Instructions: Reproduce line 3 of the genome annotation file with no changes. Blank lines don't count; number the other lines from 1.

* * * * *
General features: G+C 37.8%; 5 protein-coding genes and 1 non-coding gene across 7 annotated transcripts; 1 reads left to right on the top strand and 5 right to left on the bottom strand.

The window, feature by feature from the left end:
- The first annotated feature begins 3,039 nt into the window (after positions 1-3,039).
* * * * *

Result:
- The first annotated feature begins 3,039 nt into the window (after positions 1-3,039).